Missionaries on the last frontier

| Jessica Weinberger | October 12, 2016 | 0 Comments
In this photo from 2008, Lucy James, a Yup’ik Eskimo from the bush village of Tununak, Alaska, fishes for smelt in her favorite spot in front of her house. The bank where her house sits is part of the narrow peninsula that separates the river from the Bering Sea. Courtesy Jesuit Father Thomas Provinsal

Father Roman Caly blesses the boats of parishioners during an annual procession in the Yup’ik village of Emmonak, Alaska. The village sustains itself through fishing. Courtesy Franciscan Sister Marian Leaf

Contributions on World Mission Sunday Oct. 23 benefit Diocese of Fairbanks, the only fully missionary Catholic diocese in the U.S.

On the shortest day of the year, Dec. 21, the sun shines for less than four hours in Fairbanks, Alaska. But while darkness overcomes the region for much of the winter months, the light of the Catholic Church shines year-round through the faithful in the Diocese of Fairbanks, 3,000 miles northwest of the Twin Cities.

It’s a place where nuns ride snowmobiles, priests travel by plane from parish to parish, and a dedicated group of diocesan leaders and lay ministers work to meet the needs of the nearly 12,500 Catholics situated throughout the nearly 410,000-square-mile diocese — more than 66 times the size of the Archdiocese of St. Paul and Minneapolis.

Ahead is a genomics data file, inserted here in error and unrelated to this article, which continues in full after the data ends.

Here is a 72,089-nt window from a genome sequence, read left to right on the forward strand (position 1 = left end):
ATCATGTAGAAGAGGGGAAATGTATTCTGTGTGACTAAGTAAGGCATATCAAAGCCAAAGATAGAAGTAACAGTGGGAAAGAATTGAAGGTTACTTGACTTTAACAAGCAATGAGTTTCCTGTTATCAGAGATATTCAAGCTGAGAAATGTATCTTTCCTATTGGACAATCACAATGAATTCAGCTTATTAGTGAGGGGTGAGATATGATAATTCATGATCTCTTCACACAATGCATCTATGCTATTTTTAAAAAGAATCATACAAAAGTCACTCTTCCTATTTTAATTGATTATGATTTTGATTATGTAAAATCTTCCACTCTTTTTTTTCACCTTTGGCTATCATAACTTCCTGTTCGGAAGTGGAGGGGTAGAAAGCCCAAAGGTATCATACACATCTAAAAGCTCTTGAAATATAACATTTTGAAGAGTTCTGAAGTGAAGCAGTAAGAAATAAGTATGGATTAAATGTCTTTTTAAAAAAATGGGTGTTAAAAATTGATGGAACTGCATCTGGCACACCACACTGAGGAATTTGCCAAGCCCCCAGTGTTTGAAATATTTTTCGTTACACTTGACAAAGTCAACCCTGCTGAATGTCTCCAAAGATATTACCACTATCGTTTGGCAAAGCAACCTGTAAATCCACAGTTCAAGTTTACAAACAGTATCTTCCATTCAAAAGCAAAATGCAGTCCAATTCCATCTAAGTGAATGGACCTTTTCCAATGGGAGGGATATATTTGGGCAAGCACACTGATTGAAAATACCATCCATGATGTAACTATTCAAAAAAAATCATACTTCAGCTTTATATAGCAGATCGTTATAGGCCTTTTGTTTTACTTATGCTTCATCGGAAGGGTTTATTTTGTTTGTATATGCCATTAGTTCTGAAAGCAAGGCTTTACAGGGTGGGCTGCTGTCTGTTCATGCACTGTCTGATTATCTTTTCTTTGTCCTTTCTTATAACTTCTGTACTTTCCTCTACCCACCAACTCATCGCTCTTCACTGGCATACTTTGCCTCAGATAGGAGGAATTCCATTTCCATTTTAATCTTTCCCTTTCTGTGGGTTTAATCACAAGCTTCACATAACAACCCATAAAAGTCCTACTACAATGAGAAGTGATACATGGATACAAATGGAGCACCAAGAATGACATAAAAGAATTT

Forty-six parishes dot this expansive geographic area, with only nine accessible by an official road system. It’s truly the last frontier, where temperatures can dip well below zero degrees, and whipping winds, dense fog and lengthy periods of darkness are routine.

Officially formed in 1962, the Diocese of Fairbanks is both the nation’s largest diocese by size and the only remaining fully missionary Catholic diocese in the United States as designated by the Vatican’s Congregation for the Evangelization of Peoples. On
Oct. 23, when Catholics worldwide celebrate World Mission Sunday, proceeds will benefit the Pontifical Mission Societies, which triages support to the 1,150 mission dioceses around the world.

“Since only about eight of our communities can support themselves, we must subsidize the rest,” Fairbanks Bishop Chad Zielinski said. “We are grateful for the assistance we receive from the Pontifical Mission Society, Catholic Extension, Catholic Home Mission, Black and Indian Missions and the thousands of faithful who support our diocese with their donations. Without these benefactors, we could not carry on our work.”

Deacon Mickey Friesen, director of the Center for Mission that serves the archdiocese, is organizing a trip to the diocese in 2017 so that local Catholics can build on the message of World Mission Sunday and witness the missionary Church in action. (See box.)

“The hope of World Mission Sunday is to remember that we’re all called to be witnesses to our faith, but we’re also all connected to one other,” he said. “We have this worldwide connection of faith as Catholics worldwide, and we have an opportunity to support one another.”

Father Roman Caly blesses the boats of parishioners during an annual procession in the Yup’ik village of Emmonak, Alaska. The village sustains itself through fishing. Courtesy Franciscan Sister Marian Leaf

In this photo from 2008, Lucy James, a Yup’ik Eskimo from the bush village of Tununak, Alaska, fishes for smelt in her favorite spot in front of her house. The bank where her house sits is part of the narrow peninsula that separates the river from the Bering Sea. Courtesy Jesuit Father Thomas Provinsal

Ongoing financial needs